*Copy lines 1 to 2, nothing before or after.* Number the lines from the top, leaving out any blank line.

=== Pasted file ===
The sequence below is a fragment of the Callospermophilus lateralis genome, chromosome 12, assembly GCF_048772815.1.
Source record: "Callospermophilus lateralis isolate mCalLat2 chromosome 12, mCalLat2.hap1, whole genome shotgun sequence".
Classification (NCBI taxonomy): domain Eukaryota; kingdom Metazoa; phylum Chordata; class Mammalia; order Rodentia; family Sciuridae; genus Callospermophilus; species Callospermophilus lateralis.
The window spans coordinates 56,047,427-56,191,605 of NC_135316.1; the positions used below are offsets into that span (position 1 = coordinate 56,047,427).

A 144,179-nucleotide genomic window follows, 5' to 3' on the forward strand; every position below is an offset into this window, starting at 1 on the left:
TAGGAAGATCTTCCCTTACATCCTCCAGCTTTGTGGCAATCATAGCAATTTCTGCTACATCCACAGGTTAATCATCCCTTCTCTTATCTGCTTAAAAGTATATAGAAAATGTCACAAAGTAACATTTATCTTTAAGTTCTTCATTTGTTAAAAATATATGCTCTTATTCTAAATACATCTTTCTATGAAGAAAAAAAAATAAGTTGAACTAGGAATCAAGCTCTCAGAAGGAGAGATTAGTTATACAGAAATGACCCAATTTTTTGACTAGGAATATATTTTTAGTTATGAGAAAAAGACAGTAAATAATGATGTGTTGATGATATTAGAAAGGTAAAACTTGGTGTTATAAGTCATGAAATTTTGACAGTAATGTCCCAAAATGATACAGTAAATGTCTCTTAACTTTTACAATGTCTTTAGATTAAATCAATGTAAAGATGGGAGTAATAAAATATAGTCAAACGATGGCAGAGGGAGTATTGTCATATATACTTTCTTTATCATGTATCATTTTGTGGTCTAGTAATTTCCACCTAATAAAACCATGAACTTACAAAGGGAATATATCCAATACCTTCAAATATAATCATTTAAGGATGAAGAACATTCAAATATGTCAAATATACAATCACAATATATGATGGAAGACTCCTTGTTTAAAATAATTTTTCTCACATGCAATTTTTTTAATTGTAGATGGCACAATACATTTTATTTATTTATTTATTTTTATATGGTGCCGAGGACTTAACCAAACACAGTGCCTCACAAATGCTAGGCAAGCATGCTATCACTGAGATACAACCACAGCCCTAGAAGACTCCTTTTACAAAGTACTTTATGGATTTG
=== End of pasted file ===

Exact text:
The sequence below is a fragment of the Callospermophilus lateralis genome, chromosome 12, assembly GCF_048772815.1.
Source record: "Callospermophilus lateralis isolate mCalLat2 chromosome 12, mCalLat2.hap1, whole genome shotgun sequence".